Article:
decided: January 7, 1971.
Appeal from judgment of sentence of Court of Common Pleas of Mercer County, Sept. T., 1952, No. 81, in case of Commonwealth of Pennsylvania v. John Martin.
William J. Joyce, William G. McConnell, and Cusick, Madden, Joyce & McKay, for appellant.
Robert F. Banks, Assistant District Attorney, for Commonwealth, appellee.
Bell, C. J., Jones, Cohen, Eagen, O'Brien, Roberts and Pomeroy, JJ. Opinion by Mr. Chief Justice Bell. Mr. Justice Cohen took no part in the decision of this case.
[ 442 Pa. Page 42]
In 1952, appellant, John Martin, was convicted of first degree murder by a jury, which fixed the penalty at death. He was represented by two very competent attorneys, B. H. Marks and Hiram M. Drake. Marks and Drake are now dead. Defendant appealed to this Court and we granted a new trial because he was not permitted to poll the jury. Commonwealth v. Martin, 379 Pa. 587, 109 A.2d 325. At his arraignment on
[ 442 Pa. Page 43]
remand, on June 13, 1955, defendant, while still represented by Marks and Drake, pleaded guilty generally to the murder for which he was indicted, and he was sentenced to life imprisonment. There was no on-the-record inquiry to show the voluntariness of his plea or his awareness of its consequences, as required by Boykin v. Alabama, 395 U.S. 238. See also, Commonwealth ex rel. West v. Rundle, 428 Pa. 102, 237 A.2d 196. No post-trial motions were filed and no appeal was taken.
On December 29, 1964, defendant-appellant filed a petition in forma pauperis, without counsel, for a writ of habeas corpus. This was denied without a hearing by the Mercer County Court of Common Pleas and no appeal was taken.
Seventeen years after the murder and fourteen years after his guilty plea, appellant, on July 23, 1969, while represented by the Public Defender, filed a Post Conviction Hearing Act petition alleging that there was introduced into evidence a statement made by him in the absence of counsel at a time when representation was Constitutionally required; that there was a violation of his Constitutional privilege against self-incrimination; that his plea of guilty was unlawfully induced; and that there was obstruction by State officials of his right of appeal. An amended petition filed by his counsel on May 28, 1969, alleged that defendant's guilty plea was unlawfully induced; that the plea was not made voluntarily; that the plea was not made after proper advice; and that the plea was not made with any understanding of its possible consequences. After a hearing, the petition was denied by the hearing Judge, but appellant was granted the right to appeal the judgment of sentence. We treat this both as an appeal from the Order of the lower Court denying relief of his Post Conviction Hearing Act petition and an appeal nunc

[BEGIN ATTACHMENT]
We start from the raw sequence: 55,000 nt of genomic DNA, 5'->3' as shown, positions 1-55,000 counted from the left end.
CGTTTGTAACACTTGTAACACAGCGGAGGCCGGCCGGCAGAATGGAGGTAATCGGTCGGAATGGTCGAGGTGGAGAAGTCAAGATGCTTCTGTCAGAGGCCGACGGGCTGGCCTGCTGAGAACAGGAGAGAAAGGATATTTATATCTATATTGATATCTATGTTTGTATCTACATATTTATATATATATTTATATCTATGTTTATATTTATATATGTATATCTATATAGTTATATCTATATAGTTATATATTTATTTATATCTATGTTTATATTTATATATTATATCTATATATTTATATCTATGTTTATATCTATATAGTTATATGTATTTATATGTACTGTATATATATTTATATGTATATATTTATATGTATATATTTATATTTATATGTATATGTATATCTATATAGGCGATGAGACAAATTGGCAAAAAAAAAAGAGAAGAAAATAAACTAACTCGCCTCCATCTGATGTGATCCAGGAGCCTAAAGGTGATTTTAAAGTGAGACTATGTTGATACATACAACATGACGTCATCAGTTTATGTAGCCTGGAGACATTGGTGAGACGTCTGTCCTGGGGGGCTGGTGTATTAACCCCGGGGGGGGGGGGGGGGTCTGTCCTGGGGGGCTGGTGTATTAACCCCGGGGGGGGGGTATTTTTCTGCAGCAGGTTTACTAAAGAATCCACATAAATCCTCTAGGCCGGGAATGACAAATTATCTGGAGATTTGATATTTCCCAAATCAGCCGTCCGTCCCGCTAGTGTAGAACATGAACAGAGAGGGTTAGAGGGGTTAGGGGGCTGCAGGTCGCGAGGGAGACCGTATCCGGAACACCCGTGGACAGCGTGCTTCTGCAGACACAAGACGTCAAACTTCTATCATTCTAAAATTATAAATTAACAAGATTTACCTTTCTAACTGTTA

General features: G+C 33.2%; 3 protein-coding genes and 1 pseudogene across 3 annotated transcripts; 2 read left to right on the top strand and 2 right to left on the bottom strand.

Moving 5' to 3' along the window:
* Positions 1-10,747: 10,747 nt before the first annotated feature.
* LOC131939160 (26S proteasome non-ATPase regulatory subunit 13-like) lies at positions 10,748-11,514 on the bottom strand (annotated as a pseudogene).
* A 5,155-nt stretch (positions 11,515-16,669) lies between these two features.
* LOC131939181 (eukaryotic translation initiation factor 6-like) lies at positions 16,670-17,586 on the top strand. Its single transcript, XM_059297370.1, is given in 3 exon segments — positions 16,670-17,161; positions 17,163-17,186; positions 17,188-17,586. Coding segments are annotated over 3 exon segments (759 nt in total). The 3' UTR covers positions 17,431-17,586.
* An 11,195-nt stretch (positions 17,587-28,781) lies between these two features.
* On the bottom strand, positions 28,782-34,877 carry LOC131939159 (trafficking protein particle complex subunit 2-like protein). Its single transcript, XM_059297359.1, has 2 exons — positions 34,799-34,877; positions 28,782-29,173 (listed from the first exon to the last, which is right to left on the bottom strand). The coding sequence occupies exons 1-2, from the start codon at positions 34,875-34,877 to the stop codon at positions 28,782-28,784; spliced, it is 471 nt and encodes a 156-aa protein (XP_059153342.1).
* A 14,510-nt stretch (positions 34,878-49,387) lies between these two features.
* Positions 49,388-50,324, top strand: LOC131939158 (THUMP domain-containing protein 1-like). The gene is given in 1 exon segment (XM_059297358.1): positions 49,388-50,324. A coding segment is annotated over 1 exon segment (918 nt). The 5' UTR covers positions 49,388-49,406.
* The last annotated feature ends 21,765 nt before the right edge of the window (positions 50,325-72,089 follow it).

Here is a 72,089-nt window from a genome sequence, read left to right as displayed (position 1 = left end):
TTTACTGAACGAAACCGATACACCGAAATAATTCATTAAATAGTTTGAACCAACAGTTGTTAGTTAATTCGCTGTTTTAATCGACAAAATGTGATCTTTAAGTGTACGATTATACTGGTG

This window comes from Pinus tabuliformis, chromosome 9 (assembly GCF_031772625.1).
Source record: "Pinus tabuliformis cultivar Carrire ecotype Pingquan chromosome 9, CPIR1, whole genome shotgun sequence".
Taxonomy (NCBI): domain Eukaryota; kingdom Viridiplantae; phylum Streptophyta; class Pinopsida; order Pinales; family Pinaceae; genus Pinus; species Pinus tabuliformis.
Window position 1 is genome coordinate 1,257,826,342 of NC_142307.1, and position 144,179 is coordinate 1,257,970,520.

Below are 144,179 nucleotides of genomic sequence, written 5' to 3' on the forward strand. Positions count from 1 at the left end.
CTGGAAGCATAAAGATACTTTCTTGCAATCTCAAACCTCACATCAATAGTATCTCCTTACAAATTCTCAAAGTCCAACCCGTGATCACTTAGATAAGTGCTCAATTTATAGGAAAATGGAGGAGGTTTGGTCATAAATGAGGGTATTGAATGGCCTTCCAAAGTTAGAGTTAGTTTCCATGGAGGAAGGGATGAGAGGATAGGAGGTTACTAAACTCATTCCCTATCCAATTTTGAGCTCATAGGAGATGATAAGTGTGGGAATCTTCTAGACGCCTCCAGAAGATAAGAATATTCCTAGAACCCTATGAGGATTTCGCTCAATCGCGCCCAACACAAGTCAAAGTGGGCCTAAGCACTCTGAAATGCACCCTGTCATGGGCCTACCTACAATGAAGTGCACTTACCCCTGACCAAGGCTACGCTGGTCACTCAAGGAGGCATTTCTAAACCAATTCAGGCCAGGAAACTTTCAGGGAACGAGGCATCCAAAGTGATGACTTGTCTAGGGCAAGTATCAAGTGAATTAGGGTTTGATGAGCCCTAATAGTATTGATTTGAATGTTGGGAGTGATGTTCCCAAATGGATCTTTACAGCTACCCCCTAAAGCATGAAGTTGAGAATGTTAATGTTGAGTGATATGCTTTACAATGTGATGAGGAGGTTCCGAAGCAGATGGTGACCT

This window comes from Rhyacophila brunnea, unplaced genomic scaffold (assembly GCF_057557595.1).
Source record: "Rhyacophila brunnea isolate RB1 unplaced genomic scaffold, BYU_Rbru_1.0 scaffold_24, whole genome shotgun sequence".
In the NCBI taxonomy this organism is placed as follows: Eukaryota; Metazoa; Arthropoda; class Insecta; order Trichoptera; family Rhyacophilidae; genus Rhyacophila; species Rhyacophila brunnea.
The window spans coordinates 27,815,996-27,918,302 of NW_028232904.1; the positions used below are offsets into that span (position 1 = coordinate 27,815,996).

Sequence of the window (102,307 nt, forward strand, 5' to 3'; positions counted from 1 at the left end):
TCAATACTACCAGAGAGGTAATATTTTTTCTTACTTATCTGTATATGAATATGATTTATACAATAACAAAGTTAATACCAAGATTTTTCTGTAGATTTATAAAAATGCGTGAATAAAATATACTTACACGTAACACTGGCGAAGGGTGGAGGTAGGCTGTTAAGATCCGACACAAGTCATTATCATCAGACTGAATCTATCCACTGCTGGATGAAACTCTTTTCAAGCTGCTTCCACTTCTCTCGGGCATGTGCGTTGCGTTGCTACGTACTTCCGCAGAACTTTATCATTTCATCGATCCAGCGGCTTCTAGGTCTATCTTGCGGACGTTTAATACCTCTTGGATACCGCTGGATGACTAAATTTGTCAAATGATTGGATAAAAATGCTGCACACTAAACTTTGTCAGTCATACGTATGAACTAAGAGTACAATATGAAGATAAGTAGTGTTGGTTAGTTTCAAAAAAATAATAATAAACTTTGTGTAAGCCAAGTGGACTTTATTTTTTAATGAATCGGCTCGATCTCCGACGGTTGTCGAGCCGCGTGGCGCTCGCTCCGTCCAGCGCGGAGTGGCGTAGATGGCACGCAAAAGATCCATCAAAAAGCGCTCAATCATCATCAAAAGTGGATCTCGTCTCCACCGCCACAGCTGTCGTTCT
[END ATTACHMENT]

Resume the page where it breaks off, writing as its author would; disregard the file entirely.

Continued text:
[ 442 Pa. Page 44]
pro tunc from the 1955 judgment of sentence of murder.
Most of appellant's contentions asserted in the Post Conviction Hearing proceeding below are not being raised on this appeal.
Appellant first urges that we reconsider Commonwealth v. Godfrey, 434 Pa. 532, 254 A.2d 923, which held that Boykin v. Alabama, 395 U.S., supra, was to be applied prospectively only. In Godfrey, this Court very carefully considered the question of retroactivity and, in the absence of a contrary or clarifying and controlling decision by the Supreme Court of the United States, we decline to change or overrule it. Therefore, although the trial Judge in 1955 failed to indicate on the record sufficient facts from which it could be established that defendant's plea was intelligently, knowingly, and voluntarily made, this was not then Constitutionally required and cannot now serve as the basis for vitiating defendant's guilty plea.
Appellant's second contention is that the Court erred in placing upon him the burden of proving that his plea was not voluntarily, knowingly, and intelligently made. In Commonwealth v. McBride, 440 Pa. 81, 269 A.2d 737, and in Commonwealth v. Knowles, 440 Pa. 84, 269 A.2d 739, we held that a defendant whose guilty plea was made before our decision in Commonwealth ex rel. West v. Rundle, 428 Pa., supra, has the burden of proving this contention. Moreover, irrespective of who has the burden of proof, our examination of the record convinces us that the Post Conviction Hearing Act Judge correctly concluded that appellant's guilty plea was voluntarily, knowingly, and intelligently made.
We find no merit in any of appellant's contentions.
Judgment of sentence affirmed.
Judgment of sentence affirmed.
© 1998 VersusLaw Inc.